Is there a doctor in the house?
In 1966, Reita Faria, a final year medical student, won the title of Miss World for India for the first time and now, after 51 years, the streak repeats as yet another medical student brings home the coveted blue crown.
20-year-old Manushi Chhillar, India’s comeback in the Miss World pageant after Priyanka Chopra’s victory in 2000, was pursuing her first year of MBBS in BPS Medical College, Haryana when she won the Femina Miss India 2017 title and took a year off to prepare herself for the Miss World 2017 pageant.
Growing up in a state with a dangerously low sex ratio, Chhillar was able to witness the hardships faced by women due to poor menstrual management in the country. Her dream to bring about a change in this situation materialized into reality with the Miss World 2017 ‘Beauty with a Purpose’ programme.
Project Shakti, a campaign initiated by Manushi to spread awareness about menstrual hygiene to young girls and women, had taken wings even before her beauty pageant endeavours. The campaign’s association with the registered charity programme ‘Beauty with a Purpose’ helped to extend its outreach.
The poverty rate of many of the villages are so extreme that they have to choose between food or the luxury of sanitary pads, making it an obvious, yet unsafe decision. In conversation with a reporter from Times of India, she said –
“It was a bit scary to know that girls and women in rural areas are using not just clothes but also hay during their menstruation which is causing a lot of infections to them. Hardly anyone was using sanitary pads when I talked to the people of a village in UP”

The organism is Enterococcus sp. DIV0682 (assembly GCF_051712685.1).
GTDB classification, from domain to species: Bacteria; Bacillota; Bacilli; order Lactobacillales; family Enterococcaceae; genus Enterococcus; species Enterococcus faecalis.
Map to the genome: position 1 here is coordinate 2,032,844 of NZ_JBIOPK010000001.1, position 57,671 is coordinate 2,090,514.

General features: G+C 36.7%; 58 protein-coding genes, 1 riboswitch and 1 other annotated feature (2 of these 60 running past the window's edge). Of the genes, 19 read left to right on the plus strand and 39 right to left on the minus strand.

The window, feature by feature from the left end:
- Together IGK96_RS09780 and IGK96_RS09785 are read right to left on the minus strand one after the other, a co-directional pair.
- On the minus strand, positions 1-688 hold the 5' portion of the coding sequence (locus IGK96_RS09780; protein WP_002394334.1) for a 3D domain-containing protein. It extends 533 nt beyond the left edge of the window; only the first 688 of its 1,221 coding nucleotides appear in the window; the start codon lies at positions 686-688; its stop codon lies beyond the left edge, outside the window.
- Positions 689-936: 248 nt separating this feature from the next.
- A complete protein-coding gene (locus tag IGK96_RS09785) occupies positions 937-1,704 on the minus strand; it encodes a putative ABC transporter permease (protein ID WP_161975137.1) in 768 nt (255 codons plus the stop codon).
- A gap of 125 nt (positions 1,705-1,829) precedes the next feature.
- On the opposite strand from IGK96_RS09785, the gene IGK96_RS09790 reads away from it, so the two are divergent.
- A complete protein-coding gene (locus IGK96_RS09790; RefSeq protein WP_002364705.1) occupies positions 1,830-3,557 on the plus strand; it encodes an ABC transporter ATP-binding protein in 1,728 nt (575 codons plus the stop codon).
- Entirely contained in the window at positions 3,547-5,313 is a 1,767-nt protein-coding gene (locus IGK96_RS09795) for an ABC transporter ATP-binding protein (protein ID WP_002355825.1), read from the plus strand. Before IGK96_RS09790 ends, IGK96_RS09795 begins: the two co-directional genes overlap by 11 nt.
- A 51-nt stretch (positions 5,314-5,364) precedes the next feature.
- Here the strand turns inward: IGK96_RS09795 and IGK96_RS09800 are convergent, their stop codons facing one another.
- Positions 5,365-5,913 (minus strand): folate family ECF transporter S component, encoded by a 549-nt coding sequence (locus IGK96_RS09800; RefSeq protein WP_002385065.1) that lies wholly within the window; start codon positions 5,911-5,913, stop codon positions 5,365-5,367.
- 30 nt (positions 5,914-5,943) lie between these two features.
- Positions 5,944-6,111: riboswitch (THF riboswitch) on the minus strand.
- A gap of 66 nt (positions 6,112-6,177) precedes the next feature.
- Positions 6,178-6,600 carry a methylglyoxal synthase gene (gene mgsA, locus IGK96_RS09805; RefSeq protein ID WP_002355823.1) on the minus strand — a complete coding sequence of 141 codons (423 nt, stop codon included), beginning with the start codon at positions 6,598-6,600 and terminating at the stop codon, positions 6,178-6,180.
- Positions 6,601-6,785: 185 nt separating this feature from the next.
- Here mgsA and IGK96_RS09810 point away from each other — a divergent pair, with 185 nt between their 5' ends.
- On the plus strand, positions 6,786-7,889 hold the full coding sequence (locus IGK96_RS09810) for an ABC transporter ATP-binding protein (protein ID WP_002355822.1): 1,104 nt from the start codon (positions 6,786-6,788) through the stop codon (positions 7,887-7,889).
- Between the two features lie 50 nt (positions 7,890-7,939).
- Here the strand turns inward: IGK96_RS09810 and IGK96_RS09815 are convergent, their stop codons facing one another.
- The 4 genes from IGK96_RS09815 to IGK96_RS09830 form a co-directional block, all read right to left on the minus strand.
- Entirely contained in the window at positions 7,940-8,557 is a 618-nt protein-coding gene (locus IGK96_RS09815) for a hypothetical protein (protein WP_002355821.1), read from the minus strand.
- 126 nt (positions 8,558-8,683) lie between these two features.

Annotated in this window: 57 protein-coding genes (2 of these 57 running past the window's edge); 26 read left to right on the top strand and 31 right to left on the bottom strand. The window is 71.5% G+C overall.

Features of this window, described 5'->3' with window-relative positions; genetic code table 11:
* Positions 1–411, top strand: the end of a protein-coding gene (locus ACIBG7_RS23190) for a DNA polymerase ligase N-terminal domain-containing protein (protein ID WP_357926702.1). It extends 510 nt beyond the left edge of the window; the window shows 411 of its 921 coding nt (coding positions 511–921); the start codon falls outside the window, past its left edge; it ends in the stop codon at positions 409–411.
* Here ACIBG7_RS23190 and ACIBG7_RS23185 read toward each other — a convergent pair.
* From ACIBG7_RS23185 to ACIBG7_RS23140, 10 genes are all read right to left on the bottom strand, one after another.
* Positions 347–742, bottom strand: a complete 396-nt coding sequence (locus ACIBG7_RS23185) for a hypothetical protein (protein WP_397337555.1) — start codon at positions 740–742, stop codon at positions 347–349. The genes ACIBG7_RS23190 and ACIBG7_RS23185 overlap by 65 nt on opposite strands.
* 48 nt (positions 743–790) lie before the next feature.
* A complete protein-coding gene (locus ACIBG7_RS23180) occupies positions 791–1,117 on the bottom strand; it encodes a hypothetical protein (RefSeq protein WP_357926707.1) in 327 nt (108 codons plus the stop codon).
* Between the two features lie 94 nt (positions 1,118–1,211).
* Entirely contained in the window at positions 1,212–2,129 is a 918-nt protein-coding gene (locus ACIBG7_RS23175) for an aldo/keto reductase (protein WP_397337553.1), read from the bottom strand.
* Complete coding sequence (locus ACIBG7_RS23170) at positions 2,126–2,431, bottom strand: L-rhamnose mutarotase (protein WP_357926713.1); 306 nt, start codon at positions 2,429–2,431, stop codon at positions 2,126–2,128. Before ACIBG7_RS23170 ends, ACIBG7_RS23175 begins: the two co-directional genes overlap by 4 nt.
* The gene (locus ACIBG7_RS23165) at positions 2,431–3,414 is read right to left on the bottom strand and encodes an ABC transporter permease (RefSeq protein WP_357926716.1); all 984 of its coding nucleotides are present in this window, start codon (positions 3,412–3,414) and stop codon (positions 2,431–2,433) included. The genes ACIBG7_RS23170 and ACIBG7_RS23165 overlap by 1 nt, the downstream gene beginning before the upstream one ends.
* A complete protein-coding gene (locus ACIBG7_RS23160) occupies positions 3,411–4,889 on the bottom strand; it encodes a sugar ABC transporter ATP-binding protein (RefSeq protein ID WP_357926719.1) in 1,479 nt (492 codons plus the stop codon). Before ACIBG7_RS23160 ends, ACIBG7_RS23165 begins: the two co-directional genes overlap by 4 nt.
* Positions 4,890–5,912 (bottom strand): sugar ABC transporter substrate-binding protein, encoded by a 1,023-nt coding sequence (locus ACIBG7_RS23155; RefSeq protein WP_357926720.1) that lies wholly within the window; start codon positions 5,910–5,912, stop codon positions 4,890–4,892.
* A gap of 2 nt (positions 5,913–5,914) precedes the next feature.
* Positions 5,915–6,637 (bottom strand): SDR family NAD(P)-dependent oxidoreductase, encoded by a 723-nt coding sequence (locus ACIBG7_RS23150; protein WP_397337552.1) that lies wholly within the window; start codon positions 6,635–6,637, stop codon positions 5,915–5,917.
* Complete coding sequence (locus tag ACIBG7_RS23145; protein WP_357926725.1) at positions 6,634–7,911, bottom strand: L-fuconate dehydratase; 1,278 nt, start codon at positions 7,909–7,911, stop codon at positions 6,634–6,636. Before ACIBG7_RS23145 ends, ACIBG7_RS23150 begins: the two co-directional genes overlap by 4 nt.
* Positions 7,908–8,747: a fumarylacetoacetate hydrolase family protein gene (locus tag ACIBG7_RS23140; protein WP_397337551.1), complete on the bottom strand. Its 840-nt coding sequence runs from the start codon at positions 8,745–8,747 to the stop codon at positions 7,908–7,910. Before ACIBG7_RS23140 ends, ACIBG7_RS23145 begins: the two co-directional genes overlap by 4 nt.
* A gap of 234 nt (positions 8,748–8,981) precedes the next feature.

How Bad is the Situation?
According to Dasra, a leading strategic philanthropy foundation in India, many women in rural India use socks or rags filled with sand, ashes, and straw instead of sanitary pads. This makes them extremely susceptible to reproductive tract infections and their various adverse consequences.
Cloth could be used if it is cleaned and dried properly in the sunlight but cultural taboos associated with menstruation cause women to dry their menstrual cloth in dingy areas, unexposed to the open air and sunlight, thus keeping them far away from human eyes, even of those within the family. This makes them highly prone to infections.
Around 23% of girls drop out of school when they start menstruating. In some places, as many as 66% of girls skip school during this time and one-third of them eventually drop out . The lack of access to clean water and hygienic toilet facilities in schools were not taken into consideration in the survey but are also defining factors for the plight of many young girls.
Reports claim that approximately 70% of all reproductive diseases in India are caused by poor menstrual hygiene and it can also affect maternal mortality . Lack of awareness forces women to continue in this vicious cycle and put their health, education, and dignity at risk.
On the Bright-Red Side…
Thanks to Arunachalam Muruganantham, India’s “Menstruation Man”, and his revolutionary machine that can make cheap sanitary napkins, pads are now an affordable reality to many women across the country. The machine is currently used in 1300 villages, spanning across 23 states. Our very own Ms. Chhillar’s ‘Project Shakti’ has had a positive impact in spreading awareness in around 20 villages and among more than 5000 women in India. She has also engaged in dialogues with the Chief Minister of Haryana, Mr. Manohar Lal Khattar, on the intensity of the issue at hand.
As our Miss World 2017 steps up to take the responsibilities that come along with the title, we can be optimistic that she’ll continue to fulfill her duties to the global society and do India proud.
Image Credits – Google Images
References –  – Times of India
 – Forbes Marshall survey
 – BBC